"We need to focus on the children," said Skillman's Allen. "We don't have a system adequately educating any of the students. We need to create the kind of playing field where all schools can thrive."

Coalition members say Detroit Public Schools' financial path is unsustainable. Snyder gave emergency managers expanded powers to rewrite or cancel contracts, but acknowledges that the approach is not working in Detroit schools.

Earley, who became emergency manager in January, expects revenue to continue to decline next year, even with $191 more per student under Snyder's proposed budget, a nearly $9 million increase. Enrollment is expected to continue to drop, which is partially caused by a lower birth rate in the city, he said.

After lowering annual deficits in the 2012 and 2013 school years to $83.4 million and $95.8 million, the deficit soared to $172.3 million in 2014 under Martin.

An amended budget Earley authorized March 16 projects the district will run a $166.4 million deficit this year, $40.6 million more than Martin originally projected.

Flanagan said DPS has submitted deficit-elimination plans to the state in recent years that are self-inflicted wounds. "I wasn't happy when Detroit submitted another (plan) cutting salaries for teachers, because sooner or later you end up without teachers," Flanagan said.

Last August, Martin abandoned a plan to slash teacher salaries by 10 percent and increase class sizes.

Earley acknowledged some past cost-cutting measures have actually worsened the district's finances, as teachers leave for stable jobs elsewhere and more parents take their children to suburban districts or charter schools.

"It does us no good to close a building in the name of cutting costs and lose revenue as a result of losing students," Earley said.

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The road ahead

Coalition members have been tight-lipped about what exactly they will recommend to turn around the district. But some group leaders have expressed an interest in creating a new entity with central governing power over DPS, the EAA and charter schools in Detroit.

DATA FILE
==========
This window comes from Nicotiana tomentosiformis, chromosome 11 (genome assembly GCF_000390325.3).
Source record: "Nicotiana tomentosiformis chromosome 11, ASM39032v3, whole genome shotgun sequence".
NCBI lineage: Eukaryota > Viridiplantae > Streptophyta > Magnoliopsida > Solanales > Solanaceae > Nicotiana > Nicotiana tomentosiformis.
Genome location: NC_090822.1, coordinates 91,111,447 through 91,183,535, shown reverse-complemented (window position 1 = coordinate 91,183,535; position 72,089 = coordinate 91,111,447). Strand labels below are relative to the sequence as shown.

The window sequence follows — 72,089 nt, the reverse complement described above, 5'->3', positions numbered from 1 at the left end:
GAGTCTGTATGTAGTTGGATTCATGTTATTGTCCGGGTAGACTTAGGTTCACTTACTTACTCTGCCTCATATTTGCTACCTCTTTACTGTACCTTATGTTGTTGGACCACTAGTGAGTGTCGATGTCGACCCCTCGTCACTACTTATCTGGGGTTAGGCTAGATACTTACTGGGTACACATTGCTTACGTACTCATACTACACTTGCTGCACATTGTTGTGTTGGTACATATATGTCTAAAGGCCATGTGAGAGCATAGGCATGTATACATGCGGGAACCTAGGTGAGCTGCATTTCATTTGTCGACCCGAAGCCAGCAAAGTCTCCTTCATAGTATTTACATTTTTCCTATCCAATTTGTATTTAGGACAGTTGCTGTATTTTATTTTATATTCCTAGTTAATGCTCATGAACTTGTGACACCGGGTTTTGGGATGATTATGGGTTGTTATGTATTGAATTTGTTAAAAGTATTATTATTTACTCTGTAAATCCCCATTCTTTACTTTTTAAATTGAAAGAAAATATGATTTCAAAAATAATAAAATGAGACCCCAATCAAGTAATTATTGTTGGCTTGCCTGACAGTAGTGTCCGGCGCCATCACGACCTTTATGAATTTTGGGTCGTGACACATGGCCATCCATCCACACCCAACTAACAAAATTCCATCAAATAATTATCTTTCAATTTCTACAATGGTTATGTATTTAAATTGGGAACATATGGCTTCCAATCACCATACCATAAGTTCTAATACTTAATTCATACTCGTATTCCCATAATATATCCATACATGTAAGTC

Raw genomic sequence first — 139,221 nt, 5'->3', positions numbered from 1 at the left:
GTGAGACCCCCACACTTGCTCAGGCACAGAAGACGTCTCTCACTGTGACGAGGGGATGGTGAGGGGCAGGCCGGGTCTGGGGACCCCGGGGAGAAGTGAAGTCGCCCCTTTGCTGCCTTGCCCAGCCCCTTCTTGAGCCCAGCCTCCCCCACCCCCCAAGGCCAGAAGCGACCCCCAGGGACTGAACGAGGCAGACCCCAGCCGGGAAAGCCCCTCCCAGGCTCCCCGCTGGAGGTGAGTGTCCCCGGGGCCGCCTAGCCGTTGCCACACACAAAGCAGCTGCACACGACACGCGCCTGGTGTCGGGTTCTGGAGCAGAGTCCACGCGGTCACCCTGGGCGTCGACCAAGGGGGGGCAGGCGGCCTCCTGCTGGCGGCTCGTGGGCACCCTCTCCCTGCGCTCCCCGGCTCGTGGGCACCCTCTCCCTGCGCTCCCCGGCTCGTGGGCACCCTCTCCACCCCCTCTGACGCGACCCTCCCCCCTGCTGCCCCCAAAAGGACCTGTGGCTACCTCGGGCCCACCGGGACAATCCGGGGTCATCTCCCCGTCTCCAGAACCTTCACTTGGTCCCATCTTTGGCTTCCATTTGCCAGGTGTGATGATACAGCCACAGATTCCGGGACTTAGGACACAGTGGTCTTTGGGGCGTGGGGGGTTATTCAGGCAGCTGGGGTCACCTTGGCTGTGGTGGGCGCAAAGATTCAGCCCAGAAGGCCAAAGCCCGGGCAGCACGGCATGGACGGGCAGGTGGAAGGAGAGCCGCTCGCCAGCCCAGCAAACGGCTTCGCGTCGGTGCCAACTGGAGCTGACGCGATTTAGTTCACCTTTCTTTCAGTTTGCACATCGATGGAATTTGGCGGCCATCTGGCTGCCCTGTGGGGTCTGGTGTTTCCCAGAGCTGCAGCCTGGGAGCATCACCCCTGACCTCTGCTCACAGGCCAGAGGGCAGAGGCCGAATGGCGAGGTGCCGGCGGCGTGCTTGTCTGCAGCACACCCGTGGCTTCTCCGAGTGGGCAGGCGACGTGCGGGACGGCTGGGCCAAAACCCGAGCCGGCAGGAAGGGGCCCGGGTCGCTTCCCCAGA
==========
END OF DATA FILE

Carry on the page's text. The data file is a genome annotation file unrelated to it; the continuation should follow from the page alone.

Detroit teachers have a union contract that expires in the summer of 2016, but Conn has made his demands public. The former Cass Tech math teacher wants pay raises for teachers, more books and supplies, and the elimination of 40- to 50-student classes split among multiple grade levels.

"How do you provide a 21st-century education when you're running a modern-day 'Little House on the Prairie'?" Conn said of split classes.

Earley is supposed to have his first meeting with Conn this week and hopes the new teachers union president and other stakeholders will help him reverse the district's slide and become its last emergency manager.

"I would hope anybody who wants to see Detroit Public Schools survive and be part of the solution in helping it survive will come to the table and discuss constructively ways in which to do that," Earley said.

clivengood@detroitnews.com

(517) 371-3660

Detroit Public Schools

Michigan's largest school district by the numbers for 2013-14 school year:

Enrollment: 47,238

Teachers: 3,100

Total employees: 6,028

School buildings: 97

Budget: $707 million

Deficit: -$172.3 million

Note: Enrollment is for fall 2014.

Source: Detroit Public Schools' financial report